Coming off the back of a Euro 2016 semi-final exit in a competition they were favourites for, Germany are at risk of becoming a side without a purpose.
A 2-0 defeat at the hands of an Antoine Greizmann inspired France in the Euro 2016 semifinal stage has left the German national team with more questions than answers.
A side with an undeniably strong spine, one of, if not the strongest in the world. Joachim Low’s team has looked weak in the wide areas and toothless up top.
The likes of Manuel Neuer, Jerome Boateng, Mats Hummels, Toni Kroos, Mesut Ozil and Sami Khedira have ensured that Germany’s central areas are incredibly well endowed. However, there are shortcomings in other departments.
Having to rely on Benedikt Howedes, a central defender, and Joshua Kimmich, a central midfielder, at right back has been a cause for concern ever since Phillip Lahm hung up his international boots after the 2014 World Cup win.
Both have deputised well in the full-back position for club and country, yet, neither of them are near the level of Bayern Munich legend Lahm.
Similarly, Die Mannschaft have struggled to replace the goals of Miroslav Klose, after the Poland-born poacher retired at the same time as Lahm.
Playing a false 9, Thomas Muller or Mario Gomez, Low has struggled to find that cutting edge striker since Klose retired in 2014. Lacking a Greizmann, Cristiano Ronaldo or a Robert Lewandowski, they have struggled in big games to finish chances.
Another unfortunate problem in the German squad is the injury vows of their best winger Marco Reus. The Borussia Dortmund star has missed out on the last two tournaments through injury, creating real problems for Low.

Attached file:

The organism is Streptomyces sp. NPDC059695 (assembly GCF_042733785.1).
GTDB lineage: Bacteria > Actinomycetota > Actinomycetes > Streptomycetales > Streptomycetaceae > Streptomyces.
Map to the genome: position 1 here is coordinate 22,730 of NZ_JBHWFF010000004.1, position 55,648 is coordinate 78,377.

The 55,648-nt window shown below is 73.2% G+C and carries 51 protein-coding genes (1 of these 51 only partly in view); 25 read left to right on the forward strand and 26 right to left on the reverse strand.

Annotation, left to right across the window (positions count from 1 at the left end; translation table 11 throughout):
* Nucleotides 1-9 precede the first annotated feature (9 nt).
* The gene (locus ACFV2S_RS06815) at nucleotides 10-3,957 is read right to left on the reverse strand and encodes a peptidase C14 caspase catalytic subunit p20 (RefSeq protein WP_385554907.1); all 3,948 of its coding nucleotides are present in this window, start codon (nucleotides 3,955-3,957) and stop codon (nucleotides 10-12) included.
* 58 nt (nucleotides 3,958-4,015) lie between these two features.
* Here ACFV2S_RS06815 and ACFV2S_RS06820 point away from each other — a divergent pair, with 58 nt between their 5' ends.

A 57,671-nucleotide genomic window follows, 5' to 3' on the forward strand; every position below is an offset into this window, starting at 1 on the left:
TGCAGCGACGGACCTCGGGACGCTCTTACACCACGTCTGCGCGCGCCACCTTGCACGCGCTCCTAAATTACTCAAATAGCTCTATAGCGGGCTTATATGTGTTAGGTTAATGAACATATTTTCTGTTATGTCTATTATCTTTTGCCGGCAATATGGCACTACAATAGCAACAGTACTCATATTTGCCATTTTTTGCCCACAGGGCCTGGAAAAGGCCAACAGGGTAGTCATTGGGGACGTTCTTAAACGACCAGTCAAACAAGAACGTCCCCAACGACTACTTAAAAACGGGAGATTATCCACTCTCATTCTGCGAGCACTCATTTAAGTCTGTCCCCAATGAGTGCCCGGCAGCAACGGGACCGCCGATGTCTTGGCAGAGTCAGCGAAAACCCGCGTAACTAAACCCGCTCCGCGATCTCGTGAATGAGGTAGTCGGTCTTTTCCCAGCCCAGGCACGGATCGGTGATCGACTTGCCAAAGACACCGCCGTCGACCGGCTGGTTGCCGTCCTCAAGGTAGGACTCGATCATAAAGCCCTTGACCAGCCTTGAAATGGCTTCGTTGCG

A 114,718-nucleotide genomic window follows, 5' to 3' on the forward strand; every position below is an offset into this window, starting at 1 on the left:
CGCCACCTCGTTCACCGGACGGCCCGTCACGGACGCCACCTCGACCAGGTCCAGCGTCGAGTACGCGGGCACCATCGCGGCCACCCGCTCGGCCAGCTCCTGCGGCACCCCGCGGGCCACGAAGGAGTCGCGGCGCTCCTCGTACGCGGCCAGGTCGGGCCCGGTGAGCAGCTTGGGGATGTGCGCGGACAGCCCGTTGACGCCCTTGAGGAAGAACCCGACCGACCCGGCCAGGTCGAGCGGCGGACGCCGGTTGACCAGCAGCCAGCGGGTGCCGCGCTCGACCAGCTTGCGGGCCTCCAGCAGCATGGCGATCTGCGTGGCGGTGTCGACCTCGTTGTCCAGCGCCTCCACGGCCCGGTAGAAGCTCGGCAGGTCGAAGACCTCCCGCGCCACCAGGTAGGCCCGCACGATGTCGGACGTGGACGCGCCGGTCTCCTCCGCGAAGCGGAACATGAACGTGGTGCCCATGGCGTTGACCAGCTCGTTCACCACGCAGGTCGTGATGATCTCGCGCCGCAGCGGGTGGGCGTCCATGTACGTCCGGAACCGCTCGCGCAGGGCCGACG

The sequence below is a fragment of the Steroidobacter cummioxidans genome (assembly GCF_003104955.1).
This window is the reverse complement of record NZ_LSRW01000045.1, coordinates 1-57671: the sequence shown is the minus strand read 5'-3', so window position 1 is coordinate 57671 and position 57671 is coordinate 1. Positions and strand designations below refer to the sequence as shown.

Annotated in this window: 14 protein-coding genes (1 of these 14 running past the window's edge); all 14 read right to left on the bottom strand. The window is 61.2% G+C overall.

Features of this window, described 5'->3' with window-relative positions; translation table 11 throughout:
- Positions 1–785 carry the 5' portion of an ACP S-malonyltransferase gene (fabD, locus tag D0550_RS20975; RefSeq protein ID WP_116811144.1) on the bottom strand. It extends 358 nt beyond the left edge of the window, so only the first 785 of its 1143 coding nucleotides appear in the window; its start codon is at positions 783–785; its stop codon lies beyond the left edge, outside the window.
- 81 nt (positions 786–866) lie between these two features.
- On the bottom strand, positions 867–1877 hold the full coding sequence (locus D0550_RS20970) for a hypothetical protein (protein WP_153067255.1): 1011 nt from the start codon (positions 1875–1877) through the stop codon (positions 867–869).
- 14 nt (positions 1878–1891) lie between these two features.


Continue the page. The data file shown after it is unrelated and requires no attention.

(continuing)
Reus’ replacements Mario Gotze, Julian Draxler and Kevin Volland have stagnated since the 2014 World Cup win. All three have made poor choices with regards to transfers and their careers have taken a hit as a result.
However, this could all change this season as Gotze has returned to Dortmund and looks like he could be heading back to his pre-Bayern Munich form. Similarly, Draxler and Volland are coming off seasons that have shown signs of the pair living up to their sky-high potential.
These three could be big players as Germany aim to navigate through Group C, a group that they should comfortably progress from.
Germany could, and should, conceivably gather the maximum 30 points from the group stage, leaving qualifying open to experimentation from Low.
Finding a right-back, winger and most importantly a goal scorer will be the real test for the Germans in qualifying. Find all three to the level of the likes of Phillip Lahm, Marco Reus and Miroslav Klose and Germany will be favourites for the controversial World Cup in Russia in 2018.